Improving the Robustness and Utility of Hyperpolarized-gas Magnetic Resonance Imaging
Qing, Kun, Biomedical Engineering - School of Engineering and Applied Science, University of Virginia
Mugler, Johnn, Department of Radiology, University of Virginia
Hyperpolarized-gas MRI using 3He or 129Xe is an evolving technology for providing images of the lung with high spatial and temporal resolution. The associated acquisition strategies, such as ventilation imaging and 129Xe dissolved-phase imaging, have great potential to yield a comprehensive morphologic and functional assessment of the lung. The goal of this dissertation was to advance hyperpolarized-gas MRI by addressing three specific needs: (1) robust and rapid calibration of the MR-scanner transmitter; (2) accelerated acquisition of hyperpolarized-gas and proton image sets during a single breath hold; and (3) quantitative regional assessment of 129Xe dissolved in lung tissue and blood.
Subject-specific calibration of the MR-scanner transmitter is an important initial step for every MR examination. However, due to the non-equilibrium nature of hyperpolarized-gas magnetization, techniques established for proton MRI are not applicable for hyperpolarized gases. In this work, we sought to design and implement an optimized phase-based transmitter calibration method that yields accurate results from only a small fraction of the hyperpolarized-gas magnetization, and to validate this method against a commonly-used amplitude-based method in human subjects. To permit integration at the beginning of any imaging pulse sequence, the proposed method requires less than 100-ms, and consumes no more than 5% of the hyperpolarized magnetization. The method yielded results comparable to the reference amplitude-based approach in the presence of B0 and B1 inhomogeneity representative of that encountered in human lung imaging.
Acquisition of 3He and proton (1H) image sets during the same breath hold offers complementary functional and anatomical information, and greatly facilitates quantitative analysis of ventilation defects in the 3He images. Although isotropic 3D image sets are preferred, such a combined 3He /1H acquisition requires a breath-hold duration of 10-20 s (depending on lung dimensions), which may be difficult for subjects with impaired respiratory function. In this work, to accelerate the combined acquisition of 3He and 1H 3D image sets, we incorporated the ideas of compressed sensing to achieve a breath-hold duration which is less than one-half of that required for the conventional approach, without application of multi-coil parallel imaging. The undersampling pattern and reconstruction quality for both 3He and 1H imaging were evaluated using simulations based on fully-sampled data sets and using direct comparison of fully-sampled and undersampled data from the same subject. Finally, the performance of the accelerated and conventional acquisitions in depicting ventilation defects was compared in subjects with pulmonary disease.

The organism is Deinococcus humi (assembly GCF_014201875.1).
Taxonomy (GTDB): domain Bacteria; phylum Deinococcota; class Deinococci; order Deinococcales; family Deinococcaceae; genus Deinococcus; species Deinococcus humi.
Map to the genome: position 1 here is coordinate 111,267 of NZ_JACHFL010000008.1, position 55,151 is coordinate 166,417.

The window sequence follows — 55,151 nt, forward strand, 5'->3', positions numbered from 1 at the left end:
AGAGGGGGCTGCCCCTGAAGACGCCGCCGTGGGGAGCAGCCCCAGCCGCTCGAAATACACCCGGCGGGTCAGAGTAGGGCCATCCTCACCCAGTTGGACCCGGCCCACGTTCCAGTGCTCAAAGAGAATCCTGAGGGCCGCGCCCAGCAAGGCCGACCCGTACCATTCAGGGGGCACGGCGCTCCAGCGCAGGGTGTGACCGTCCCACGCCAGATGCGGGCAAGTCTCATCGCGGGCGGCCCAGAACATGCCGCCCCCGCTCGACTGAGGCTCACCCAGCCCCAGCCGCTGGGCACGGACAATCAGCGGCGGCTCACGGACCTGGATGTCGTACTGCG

Through recent advances in pulse-sequence techniques and 129Xe-polarization technology, acquisition of ventilation and dissolved-phase 129Xe images of the human lung in a single breath hold has been demonstrated. To maximize the information on pulmonary disease offered by dissolved-phase 129Xe, it is important to extend this methodology to permit quantification of the individual dissolved-phase components in the human lung. This project is focused on developing an MRI pulse sequence that permits regional quantification of the tissue (lung parenchyma/plasma) and red blood cell (RBC) fractions of the dissolved 129Xe signal, relative to the associated gas 129Xe signal, from a breath-hold acquisition of less than 20 s. This technique was tested in healthy subjects and validated against spectroscopic measurements of the dissolved-phase 129Xe components in the lung. Finally, a pilot study was performed to compare tissue/RBC fractions in healthy subjects to those in subjects with pulmonary disease.
PHD (Doctor of Philosophy)
Lung imaging, hyperpolarized gas, phase-based calibration, magnetic resonance imaging, phase-based calibration, compressed sensing, image registration and segmentation, gas uptake, COPD, asthma, Xenon-129 dissolved-phase imaging
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